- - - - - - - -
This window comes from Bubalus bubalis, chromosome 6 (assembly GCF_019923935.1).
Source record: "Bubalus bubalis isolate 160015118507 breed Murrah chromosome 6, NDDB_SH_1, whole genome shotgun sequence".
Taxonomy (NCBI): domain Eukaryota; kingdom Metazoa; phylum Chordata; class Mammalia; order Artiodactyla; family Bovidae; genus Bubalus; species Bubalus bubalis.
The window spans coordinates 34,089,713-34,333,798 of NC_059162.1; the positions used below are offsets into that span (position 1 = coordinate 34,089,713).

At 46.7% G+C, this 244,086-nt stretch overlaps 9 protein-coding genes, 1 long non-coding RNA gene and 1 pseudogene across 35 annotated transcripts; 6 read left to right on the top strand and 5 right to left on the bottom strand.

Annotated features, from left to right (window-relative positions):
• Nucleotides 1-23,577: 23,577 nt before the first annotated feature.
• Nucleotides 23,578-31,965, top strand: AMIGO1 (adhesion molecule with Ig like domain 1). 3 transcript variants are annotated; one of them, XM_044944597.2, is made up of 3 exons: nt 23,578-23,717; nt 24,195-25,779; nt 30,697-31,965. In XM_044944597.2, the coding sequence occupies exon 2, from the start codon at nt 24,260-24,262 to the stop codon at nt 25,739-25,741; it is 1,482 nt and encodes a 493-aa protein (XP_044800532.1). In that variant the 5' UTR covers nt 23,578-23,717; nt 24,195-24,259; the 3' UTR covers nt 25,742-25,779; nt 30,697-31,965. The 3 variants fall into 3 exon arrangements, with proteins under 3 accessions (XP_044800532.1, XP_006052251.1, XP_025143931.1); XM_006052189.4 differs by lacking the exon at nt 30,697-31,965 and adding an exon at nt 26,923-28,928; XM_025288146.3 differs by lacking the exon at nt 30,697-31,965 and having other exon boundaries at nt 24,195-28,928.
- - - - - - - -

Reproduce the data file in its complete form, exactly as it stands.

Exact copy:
This window comes from Bubalus bubalis, chromosome 6 (assembly GCF_019923935.1).
Source record: "Bubalus bubalis isolate 160015118507 breed Murrah chromosome 6, NDDB_SH_1, whole genome shotgun sequence".
Taxonomy (NCBI): domain Eukaryota; kingdom Metazoa; phylum Chordata; class Mammalia; order Artiodactyla; family Bovidae; genus Bubalus; species Bubalus bubalis.
The window spans coordinates 34,089,713-34,333,798 of NC_059162.1; the positions used below are offsets into that span (position 1 = coordinate 34,089,713).

At 46.7% G+C, this 244,086-nt stretch overlaps 9 protein-coding genes, 1 long non-coding RNA gene and 1 pseudogene across 35 annotated transcripts; 6 read left to right on the top strand and 5 right to left on the bottom strand.

Annotated features, from left to right (window-relative positions):
• Nucleotides 1-23,577: 23,577 nt before the first annotated feature.
• Nucleotides 23,578-31,965, top strand: AMIGO1 (adhesion molecule with Ig like domain 1). 3 transcript variants are annotated; one of them, XM_044944597.2, is made up of 3 exons: nt 23,578-23,717; nt 24,195-25,779; nt 30,697-31,965. In XM_044944597.2, the coding sequence occupies exon 2, from the start codon at nt 24,260-24,262 to the stop codon at nt 25,739-25,741; it is 1,482 nt and encodes a 493-aa protein (XP_044800532.1). In that variant the 5' UTR covers nt 23,578-23,717; nt 24,195-24,259; the 3' UTR covers nt 25,742-25,779; nt 30,697-31,965. The 3 variants fall into 3 exon arrangements, with proteins under 3 accessions (XP_044800532.1, XP_006052251.1, XP_025143931.1); XM_006052189.4 differs by lacking the exon at nt 30,697-31,965 and adding an exon at nt 26,923-28,928; XM_025288146.3 differs by lacking the exon at nt 30,697-31,965 and having other exon boundaries at nt 24,195-28,928.